Politicians gather to finalise a Plan B for Cyprus as pressure mounts

Cypriot parliament to meet again today

Cyprus president Nicos Anastasiades prepares to chair a meeting with party leaders at the presidential palace in Nicosia yesterday. Photograph: Reuters

Cyprus president Nicos Anastasiades prepares to chair a meeting with party leaders at the presidential palace in Nicosia yesterday. Photograph: Reuters


The Cypriot parliament is meeting tonight to vote on a yet to be finalised Plan B to stave off bankruptcy and economic disaster.

President Nicos Anastasiades held meetings yesterday with political party leaders, a technical team from the troika, and cabinet ministers to consider elements of a new proposal for raising the €5.8 billion needed to obtain the EU bailout of €10 billion.

Central bank chief Spiros Stavrinakis, who conferred with the troika team, said “several” Plan Bs were under consideration.

On Tuesday, all 56 lawmakers sank legislation that would have imposed levies of up to 9.9 per cent on all bank deposits above €20,000.

Since this was the first time a bailout plan was rejected by the legislature of an applicant country, there has been tough talk from Eu ropean politicians.

Domestic sources
Plan B would raise money from domestic sources, including pension funds and branches of foreign banks operating in Cyprus.

Archbishop Chrysostomos II, head of the Greek Orthodox Church in Cyprus, yesterday offered to mortgage the assets of the church and invest in government bonds. These include the Hellenic Bank, which has €2.5 billion in hand, a winery and brewery, hotels and extensive property holdings.

Another option being discussed is the consolidation of the faltering Bank of Cyprus and Laiki (Popular) Bank and the sale to Greek banks of their Greek branches and those of the Hellenic Bank. This would relieve the parent banks of the burden of operating 300 branches.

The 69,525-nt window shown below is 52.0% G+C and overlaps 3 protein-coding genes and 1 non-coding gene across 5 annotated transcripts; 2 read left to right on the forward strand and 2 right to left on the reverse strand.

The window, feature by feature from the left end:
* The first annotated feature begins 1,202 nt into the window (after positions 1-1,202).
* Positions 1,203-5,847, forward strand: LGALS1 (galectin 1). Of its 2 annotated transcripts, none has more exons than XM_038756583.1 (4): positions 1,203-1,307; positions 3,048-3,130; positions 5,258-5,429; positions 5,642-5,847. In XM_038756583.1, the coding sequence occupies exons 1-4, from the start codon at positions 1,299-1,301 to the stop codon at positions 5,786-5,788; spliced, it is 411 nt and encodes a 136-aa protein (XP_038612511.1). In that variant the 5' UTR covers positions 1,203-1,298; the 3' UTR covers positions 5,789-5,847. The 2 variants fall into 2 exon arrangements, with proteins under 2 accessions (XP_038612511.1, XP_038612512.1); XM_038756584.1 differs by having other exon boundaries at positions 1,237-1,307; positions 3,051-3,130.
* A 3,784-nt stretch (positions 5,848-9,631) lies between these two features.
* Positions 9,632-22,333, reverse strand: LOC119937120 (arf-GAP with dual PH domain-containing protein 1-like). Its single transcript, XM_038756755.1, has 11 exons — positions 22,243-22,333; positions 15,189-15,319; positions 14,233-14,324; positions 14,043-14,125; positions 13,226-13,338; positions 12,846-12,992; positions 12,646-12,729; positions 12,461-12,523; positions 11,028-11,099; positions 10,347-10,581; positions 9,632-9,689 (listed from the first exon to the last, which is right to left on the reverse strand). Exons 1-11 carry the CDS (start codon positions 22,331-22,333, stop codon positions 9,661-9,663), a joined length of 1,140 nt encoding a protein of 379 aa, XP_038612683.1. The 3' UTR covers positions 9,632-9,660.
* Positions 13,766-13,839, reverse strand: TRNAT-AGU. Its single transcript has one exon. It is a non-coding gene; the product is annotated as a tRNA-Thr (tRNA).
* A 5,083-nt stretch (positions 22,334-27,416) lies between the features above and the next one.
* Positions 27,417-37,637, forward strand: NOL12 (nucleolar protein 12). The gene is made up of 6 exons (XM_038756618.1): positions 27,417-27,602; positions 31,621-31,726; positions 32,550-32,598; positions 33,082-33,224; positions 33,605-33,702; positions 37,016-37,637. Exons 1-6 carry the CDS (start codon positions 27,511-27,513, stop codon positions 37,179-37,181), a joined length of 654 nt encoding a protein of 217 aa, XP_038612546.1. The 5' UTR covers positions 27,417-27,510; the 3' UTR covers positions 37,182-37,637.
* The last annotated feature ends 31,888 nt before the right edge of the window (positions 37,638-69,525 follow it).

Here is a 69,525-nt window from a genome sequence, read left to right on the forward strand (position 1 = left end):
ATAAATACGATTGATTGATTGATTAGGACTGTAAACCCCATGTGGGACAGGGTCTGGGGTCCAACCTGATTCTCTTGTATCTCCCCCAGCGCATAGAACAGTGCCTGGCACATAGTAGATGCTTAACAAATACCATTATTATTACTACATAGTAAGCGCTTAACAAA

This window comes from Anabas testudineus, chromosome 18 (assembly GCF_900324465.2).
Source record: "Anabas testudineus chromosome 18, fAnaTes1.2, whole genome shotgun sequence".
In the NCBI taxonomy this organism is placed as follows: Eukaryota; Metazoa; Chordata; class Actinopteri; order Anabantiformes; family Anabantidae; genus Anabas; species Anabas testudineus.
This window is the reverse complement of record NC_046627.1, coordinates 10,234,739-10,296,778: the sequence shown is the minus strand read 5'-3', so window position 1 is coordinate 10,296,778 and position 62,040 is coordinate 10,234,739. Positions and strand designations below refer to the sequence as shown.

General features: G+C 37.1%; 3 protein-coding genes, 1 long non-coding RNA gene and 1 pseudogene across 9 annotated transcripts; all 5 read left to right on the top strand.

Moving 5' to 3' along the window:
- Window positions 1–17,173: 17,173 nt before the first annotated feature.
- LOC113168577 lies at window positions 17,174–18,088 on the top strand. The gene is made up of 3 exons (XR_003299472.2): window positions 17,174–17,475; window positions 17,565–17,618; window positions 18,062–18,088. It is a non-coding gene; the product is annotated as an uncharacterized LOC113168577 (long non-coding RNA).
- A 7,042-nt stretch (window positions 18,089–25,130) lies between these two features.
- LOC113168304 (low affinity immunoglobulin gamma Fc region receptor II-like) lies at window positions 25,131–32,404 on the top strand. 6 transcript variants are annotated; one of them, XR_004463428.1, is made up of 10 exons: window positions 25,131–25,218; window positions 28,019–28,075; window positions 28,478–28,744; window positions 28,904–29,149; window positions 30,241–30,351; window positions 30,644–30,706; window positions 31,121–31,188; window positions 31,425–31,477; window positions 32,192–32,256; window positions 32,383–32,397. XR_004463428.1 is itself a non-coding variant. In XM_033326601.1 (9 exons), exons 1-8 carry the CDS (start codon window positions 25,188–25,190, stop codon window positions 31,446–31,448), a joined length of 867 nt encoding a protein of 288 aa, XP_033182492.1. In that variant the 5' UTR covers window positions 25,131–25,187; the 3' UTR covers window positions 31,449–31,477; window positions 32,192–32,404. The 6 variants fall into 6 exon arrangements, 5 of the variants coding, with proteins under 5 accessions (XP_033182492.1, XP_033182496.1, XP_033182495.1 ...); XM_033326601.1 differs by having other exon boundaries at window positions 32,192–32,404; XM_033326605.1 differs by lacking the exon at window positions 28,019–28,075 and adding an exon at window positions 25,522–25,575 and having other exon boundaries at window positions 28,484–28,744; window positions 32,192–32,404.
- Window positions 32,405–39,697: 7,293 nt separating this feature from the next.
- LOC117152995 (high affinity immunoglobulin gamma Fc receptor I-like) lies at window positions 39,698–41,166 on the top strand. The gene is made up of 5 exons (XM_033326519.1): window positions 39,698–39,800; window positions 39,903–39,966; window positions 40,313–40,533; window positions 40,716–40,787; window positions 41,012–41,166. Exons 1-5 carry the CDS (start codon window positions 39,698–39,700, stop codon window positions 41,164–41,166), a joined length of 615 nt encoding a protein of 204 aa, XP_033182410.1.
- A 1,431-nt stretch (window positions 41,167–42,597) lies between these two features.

There is some hope Russia might agree to a five-year extension until 2021 on a €2.5 billion loan granted in 2011, and to lend an additional €5 billion. However, a fresh loan could be rejected by the European Commission, which insists an alternative scenario must not involve taking on more debt than Cyprus can afford. ATMs have been dispensing limited amounts of cash and shops accept credit and debit cards from customers making purchases but people without cards are hit hard by the closure of the banks, which are likely to remain shut until next Tuesday even if parliament approves a deal acceptable to the Troika. To prevent a massive capital outflow when banks reopen, the government is said to be considering controls on external transfers.

However, this could panic both Cypriot and foreign customers.

MoneyGram continues
It is estimated that €2 billion had been taken out of the country before the bailout crisis erupted. On the positive side, MoneyGram continues normal transfers at post offices while the healthy Cooperative Bank, which has branches in villages as well as cities, has declared that its cash machines are well stocked and that it will compensate depositors for losses from levies on savings with shares with a reasonable amount of interest.